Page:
Cumulative seasonal and annual emissions were greater than grazing treatments and no grazing control with 36-41 and 31 kg NH3 ha-1 yr-1, respectively (Table 4; P ≤ 0.05). There were no differences between grazing treatments in summer and winter (Table 4). In autumn, frequent grazing (FH and FL) had significantly greater losses than infrequent grazing treatments (IH and IL) (P ≤ 0.05).

Table 4 . Ammonia emissions and nitrogen leaching losses from paddocks under different grazing regimes.


Estimated emissions throughout the year were greater in FH and FL than in IH and IL treatments with mean net emissions above no grazing control of 9.5 and 5.8 kg N ha-1 for frequent and infrequent treatments, respectively. Our results showed that shorter shifts between grazing events resulted in greater emissions, independent of grazing intensity. Total N volatilized per treatment was 31.2, 39.9, 41.4, 36.1, and 37.9 kg ha-1 for C, FH, FL, IH, and IL treatments, respectively (Table 4; p < 0.05).

Nitrogen leaching losses
Ammonium (NH4+) concentration in leachates at a depth of 55 cm was lower than nitrate (NO3-) in those samples during the four grazing seasons, varying between 3.56 to 6.97 mg L-1 (Figure 1a) with a maximum peak in winter (June) of 8 mg L-1 (Figure 1b). Nitrate concentration varied between 7 and 33 mg L-1 during the four seasons in the frequent-heavy treatments (Figure 2a). The highest nitrate concentration was found in spring in the heavy grazing treatment (FH) with a peak of 50 mg L-1. Nitrate concentrations were lower in summer and increased towards autumn and winter (Figure 2b).

Figure 1. a) Concentration of NH4+-N in leachates collected from grazed permanent pasture during spring, summer, autumn, and winter of 2005-2006; and b) monthly mean of NH4+-N concentration in leachates collected from grazed permanent pasture from September 2005 to September 2006.

Figure 2. a) Concentration of NO3--N in leachates collected from grazed permanent pasture during spring, summer, autumn, and winter of 2005-2006; and b) monthly mean of NO3--N concentration in leachates collected from grazed permanent pasture from September 2005 to September 2006.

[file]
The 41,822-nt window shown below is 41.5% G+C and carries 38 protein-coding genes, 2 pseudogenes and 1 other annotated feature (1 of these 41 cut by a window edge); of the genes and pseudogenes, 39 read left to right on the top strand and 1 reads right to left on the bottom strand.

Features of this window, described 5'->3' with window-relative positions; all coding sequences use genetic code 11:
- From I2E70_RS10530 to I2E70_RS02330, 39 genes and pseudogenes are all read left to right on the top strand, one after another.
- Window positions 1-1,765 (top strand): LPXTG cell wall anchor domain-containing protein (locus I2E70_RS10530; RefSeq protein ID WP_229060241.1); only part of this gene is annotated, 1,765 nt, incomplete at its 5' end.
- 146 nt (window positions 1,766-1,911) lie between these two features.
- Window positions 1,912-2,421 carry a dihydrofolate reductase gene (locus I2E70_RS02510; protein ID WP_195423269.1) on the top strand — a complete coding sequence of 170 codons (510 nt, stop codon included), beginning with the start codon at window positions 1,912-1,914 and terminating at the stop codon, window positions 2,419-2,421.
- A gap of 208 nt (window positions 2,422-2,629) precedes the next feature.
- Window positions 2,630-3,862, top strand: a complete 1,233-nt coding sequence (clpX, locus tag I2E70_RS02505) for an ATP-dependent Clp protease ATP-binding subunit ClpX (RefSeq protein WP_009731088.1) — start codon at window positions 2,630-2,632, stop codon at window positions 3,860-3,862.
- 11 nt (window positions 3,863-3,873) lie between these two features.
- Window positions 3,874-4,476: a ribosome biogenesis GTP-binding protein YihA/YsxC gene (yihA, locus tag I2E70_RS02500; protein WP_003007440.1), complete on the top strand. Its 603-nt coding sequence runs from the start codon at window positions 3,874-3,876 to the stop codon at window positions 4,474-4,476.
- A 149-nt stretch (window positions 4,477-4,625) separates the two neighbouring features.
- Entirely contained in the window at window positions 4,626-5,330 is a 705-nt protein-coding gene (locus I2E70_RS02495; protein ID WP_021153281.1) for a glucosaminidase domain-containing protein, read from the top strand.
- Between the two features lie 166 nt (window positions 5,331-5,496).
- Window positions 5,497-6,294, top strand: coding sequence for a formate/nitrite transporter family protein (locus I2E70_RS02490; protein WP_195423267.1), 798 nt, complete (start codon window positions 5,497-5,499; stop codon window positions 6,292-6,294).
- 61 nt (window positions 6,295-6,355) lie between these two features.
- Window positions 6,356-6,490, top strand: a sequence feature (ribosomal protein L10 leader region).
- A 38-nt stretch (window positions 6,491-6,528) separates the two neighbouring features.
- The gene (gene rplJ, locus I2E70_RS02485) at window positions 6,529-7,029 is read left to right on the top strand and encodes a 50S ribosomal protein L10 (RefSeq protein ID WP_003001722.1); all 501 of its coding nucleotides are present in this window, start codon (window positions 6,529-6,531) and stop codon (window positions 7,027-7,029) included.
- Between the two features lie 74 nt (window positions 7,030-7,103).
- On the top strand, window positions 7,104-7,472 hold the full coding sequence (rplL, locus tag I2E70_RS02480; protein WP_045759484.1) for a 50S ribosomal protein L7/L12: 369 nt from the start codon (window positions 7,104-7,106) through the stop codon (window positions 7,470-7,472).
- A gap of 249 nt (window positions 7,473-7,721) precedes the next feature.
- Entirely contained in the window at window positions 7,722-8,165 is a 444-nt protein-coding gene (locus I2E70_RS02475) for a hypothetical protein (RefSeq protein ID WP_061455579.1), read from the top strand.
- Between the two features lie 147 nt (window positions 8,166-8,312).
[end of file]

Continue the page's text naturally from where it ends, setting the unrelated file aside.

Total N leaching losses per treatment were 33.2, 58.7, 25.8, 37.6, and 32.1 kg N ha-1 for C, FH, FL, IH, and IL treatments, respectively (P ≤ 0.05; Table 4), indicating that grazing has a direct effect on N leaching losses from pasture, in agreement with Ryden et al. (1984).

Nitrogen availability in the soil
Soil available N (NH4+-N and NO3--N) varied between treatments for seasons. The highest availability was found in summer (up to 29 kg available N ha-1 for IH, P ≤ 0.05), and decreasing in winter (13 kg N ha-1; P ≤ 0.05) with differences among treatments. Soil available N increased after grazing stopped in all seasons (Figure 3).


Figure 3. Differences in soil available N (NO3--N + NH4+-N) for spring, summer, autumn, and winter of 2005-2006 before and after grazing in permanent pasture in Chile. Sampling points for each date and treatment = 3. Sampling dates by period varied from 66-90 in accordance with the number of grazing events.

DISCUSSION

Nitrogen inputs via dung and urine
Higher inputs were found in heavy grazing treatments. probably because plants were in a vegetative state during autumn and spring  with a high leaf-stem relationship and low dead matter content producing a higher N concentration related to greater N animal intake and excretion. Annual recycled N contribution via dung and urine was always higher in heavy grazing than in light grazing treatments (Table 3). Results obtained by Reyes et al. (2000) showed that increasing grazing intensity increased N deposition on the soil. A similar situation occurred in this study in FH and IH treatments. Thus, intensive grazing produced a higher N contribution compared to a low stocking rate (Reyes et al., 2003). A longer grazing period resulted in higher excretion frequency and area covered by excreta, thus greater distribution resulting in higher quantity of recycled N in intensive grazing treatments, in agreement with Haynes and Williams (1993) and McGechan and Topp (2004).